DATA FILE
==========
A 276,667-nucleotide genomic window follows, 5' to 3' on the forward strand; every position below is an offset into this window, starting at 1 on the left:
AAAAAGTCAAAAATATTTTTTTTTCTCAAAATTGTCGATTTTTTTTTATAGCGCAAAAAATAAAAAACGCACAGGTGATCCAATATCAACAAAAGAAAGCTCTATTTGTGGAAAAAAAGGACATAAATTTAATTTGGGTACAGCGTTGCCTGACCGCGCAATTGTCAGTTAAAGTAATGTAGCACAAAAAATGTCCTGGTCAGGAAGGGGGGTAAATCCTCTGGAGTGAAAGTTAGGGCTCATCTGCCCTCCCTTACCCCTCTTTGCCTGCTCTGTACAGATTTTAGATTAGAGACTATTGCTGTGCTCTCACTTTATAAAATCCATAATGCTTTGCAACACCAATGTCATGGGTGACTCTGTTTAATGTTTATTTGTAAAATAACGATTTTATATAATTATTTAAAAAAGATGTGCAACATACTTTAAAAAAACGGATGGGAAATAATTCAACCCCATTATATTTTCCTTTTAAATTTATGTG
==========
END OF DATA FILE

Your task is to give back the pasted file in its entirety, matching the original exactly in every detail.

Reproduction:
A 276,667-nucleotide genomic window follows, 5' to 3' on the forward strand; every position below is an offset into this window, starting at 1 on the left:
AAAAAGTCAAAAATATTTTTTTTTCTCAAAATTGTCGATTTTTTTTTATAGCGCAAAAAATAAAAAACGCACAGGTGATCCAATATCAACAAAAGAAAGCTCTATTTGTGGAAAAAAAGGACATAAATTTAATTTGGGTACAGCGTTGCCTGACCGCGCAATTGTCAGTTAAAGTAATGTAGCACAAAAAATGTCCTGGTCAGGAAGGGGGGTAAATCCTCTGGAGTGAAAGTTAGGGCTCATCTGCCCTCCCTTACCCCTCTTTGCCTGCTCTGTACAGATTTTAGATTAGAGACTATTGCTGTGCTCTCACTTTATAAAATCCATAATGCTTTGCAACACCAATGTCATGGGTGACTCTGTTTAATGTTTATTTGTAAAATAACGATTTTATATAATTATTTAAAAAAGATGTGCAACATACTTTAAAAAAACGGATGGGAAATAATTCAACCCCATTATATTTTCCTTTTAAATTTATGTG